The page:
Police officers spend more time patrolling non-white neighborhoods, IU study finds 



BLOOMINGTON, Ind. (IUSTV News) – New data from Indiana University has found that police officers spend more time patrolling non-white neighborhoods. Using anonymized smartphone data, researchers studied 10,000 police officers across 21 U.S. cities. 

The assistant professor of marketing at the IU Kelley School of Business Kate Christensen was a part of the team that studied police patrol. Researchers from the University of California Los Angeles and Irvine, and American University contributed to the findings as well. 

“I think this has been a really interesting project. For me, it started out with a question during the pandemic which is ‘What’s happening? Where are people going? I used the tools that I have learned as a business school researcher to try and address that problem with a lot of different teams,” Christensen said. 

Researchers used anonymous phone data to pinpoint where police officers travel during patrol to understand where they spend the most time. Some police departments track the locations of police vehicles, but Christensen says this didn’t give them the full picture. 

Phone data, however, allowed Christensen and her colleagues to track where police officers patrolled when they left their vehicles. 

Their findings however, do not explain why police officers spend more time patrolling non-white neighborhoods. 

“Our data is correlational so we can’t tell you the answers. All we can say is that there is this pattern. We can’t say that it’s because of over policing or under policing. All we can say is that we find this difference and it seems interesting to look at this difference and further research can examine why this might be,” Christensen said.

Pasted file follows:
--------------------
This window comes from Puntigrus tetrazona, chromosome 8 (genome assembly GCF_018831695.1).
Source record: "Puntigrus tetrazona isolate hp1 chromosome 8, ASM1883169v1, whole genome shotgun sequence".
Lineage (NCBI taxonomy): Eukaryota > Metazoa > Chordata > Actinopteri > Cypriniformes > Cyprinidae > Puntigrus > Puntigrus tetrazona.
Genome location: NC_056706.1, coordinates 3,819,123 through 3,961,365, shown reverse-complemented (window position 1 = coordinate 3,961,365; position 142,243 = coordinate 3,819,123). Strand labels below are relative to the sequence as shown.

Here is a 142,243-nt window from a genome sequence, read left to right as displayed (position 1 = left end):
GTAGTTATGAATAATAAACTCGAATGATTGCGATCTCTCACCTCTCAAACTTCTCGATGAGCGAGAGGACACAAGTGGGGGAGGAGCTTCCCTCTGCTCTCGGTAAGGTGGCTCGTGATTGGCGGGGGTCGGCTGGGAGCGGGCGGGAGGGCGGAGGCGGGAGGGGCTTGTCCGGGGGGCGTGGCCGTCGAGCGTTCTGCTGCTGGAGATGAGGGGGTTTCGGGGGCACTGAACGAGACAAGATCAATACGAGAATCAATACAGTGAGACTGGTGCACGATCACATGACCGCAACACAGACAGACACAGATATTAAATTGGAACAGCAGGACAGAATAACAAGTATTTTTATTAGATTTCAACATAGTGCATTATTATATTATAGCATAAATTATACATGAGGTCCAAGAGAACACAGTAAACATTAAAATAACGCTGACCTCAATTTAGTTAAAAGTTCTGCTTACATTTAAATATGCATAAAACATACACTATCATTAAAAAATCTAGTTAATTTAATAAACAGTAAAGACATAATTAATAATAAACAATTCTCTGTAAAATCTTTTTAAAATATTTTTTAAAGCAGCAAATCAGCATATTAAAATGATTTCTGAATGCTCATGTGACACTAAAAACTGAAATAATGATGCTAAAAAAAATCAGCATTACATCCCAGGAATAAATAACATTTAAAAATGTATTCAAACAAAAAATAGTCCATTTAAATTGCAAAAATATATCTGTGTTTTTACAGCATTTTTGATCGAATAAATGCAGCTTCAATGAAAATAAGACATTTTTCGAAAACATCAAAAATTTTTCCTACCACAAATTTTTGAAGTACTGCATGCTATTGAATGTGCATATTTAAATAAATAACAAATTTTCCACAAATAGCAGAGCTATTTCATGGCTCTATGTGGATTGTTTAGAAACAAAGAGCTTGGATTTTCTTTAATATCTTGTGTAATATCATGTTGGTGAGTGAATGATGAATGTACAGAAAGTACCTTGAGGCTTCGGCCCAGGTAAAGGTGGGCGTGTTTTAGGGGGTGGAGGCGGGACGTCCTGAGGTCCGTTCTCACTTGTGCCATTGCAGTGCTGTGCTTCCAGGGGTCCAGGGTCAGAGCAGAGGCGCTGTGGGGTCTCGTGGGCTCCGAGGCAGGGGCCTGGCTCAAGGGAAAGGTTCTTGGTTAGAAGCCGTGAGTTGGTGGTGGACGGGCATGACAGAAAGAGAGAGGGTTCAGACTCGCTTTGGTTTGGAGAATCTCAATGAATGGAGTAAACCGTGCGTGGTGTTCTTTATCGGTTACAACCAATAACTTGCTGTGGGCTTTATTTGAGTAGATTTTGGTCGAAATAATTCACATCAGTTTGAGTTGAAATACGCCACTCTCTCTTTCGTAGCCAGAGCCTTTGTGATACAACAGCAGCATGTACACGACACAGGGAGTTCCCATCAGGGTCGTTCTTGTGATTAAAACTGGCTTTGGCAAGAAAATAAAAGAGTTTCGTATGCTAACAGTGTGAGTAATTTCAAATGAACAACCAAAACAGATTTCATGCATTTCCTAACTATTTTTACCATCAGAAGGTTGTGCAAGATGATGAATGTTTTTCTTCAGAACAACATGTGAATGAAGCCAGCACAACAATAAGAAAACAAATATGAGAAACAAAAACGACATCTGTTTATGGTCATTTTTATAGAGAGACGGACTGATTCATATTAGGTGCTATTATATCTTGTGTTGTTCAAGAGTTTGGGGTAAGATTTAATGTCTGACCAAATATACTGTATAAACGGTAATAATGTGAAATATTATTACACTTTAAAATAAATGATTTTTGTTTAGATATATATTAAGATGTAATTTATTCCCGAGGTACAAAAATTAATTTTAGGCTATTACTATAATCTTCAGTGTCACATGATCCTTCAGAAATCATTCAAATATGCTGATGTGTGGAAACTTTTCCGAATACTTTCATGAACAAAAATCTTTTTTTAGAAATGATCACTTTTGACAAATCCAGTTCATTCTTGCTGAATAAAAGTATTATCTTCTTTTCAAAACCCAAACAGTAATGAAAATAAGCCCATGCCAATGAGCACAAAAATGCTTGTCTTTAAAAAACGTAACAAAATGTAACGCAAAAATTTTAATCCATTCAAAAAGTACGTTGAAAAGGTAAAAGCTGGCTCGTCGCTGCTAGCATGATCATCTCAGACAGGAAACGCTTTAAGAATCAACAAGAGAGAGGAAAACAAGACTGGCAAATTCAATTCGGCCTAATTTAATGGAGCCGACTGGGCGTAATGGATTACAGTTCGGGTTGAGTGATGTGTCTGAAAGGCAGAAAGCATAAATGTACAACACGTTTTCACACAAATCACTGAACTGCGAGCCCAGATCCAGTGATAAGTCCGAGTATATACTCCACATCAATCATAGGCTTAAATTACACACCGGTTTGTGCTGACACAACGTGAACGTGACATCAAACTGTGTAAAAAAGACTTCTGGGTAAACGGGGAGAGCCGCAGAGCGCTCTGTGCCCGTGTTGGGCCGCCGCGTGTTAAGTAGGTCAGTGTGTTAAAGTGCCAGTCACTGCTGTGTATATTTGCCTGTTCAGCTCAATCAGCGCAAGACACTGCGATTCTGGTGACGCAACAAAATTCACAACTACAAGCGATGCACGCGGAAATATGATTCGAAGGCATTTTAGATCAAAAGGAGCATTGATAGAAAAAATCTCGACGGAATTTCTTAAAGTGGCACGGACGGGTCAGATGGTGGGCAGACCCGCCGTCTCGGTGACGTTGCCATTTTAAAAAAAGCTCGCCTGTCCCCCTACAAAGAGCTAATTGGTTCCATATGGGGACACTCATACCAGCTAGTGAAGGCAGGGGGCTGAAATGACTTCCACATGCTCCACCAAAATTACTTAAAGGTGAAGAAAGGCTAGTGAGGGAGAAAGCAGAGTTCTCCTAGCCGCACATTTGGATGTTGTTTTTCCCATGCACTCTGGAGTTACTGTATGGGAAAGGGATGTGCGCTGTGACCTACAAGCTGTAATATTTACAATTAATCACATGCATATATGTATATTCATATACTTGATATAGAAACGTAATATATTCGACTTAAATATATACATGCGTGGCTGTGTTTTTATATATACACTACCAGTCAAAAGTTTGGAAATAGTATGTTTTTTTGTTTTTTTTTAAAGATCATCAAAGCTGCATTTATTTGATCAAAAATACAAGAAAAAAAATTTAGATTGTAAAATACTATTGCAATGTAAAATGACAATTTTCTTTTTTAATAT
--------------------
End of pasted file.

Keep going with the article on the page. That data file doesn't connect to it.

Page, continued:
Combining the data from six different cities including: New York City, Los Angeles, Chicago, Dallas, Austin, and Washington D.C. – researchers found that more time spent in Black neighborhoods correlated to higher arrest rates for Black residents.

“We find still this difference in time spent. As an example, for every one percent increase in Black residents in an area, we found 0.36% increase in time spent in that area. This could explain statistically more than half of the higher arrest rate of Black people in the cities for which we had this data,” Christensen said. 

Christensen says few police departments track officer location data and very few publish the data they do have. Most of the police data released relates to arrests and traffic stops. Data such as this allows the public to understand where police officers are patrolling and how it correlates to arrest rates. 

“Police data is very different city by city, so we don’t have a national data set of a lot of the things that we are interested in,” she said. “Different cities release different amounts of data. What we also don’t have is what happens before an arrest. How much time is spent in different areas?” 

Christensen is unsure what sort of impact the data findings will have, but she says she hopes data like this will help the public understand what happens before police make an arrest.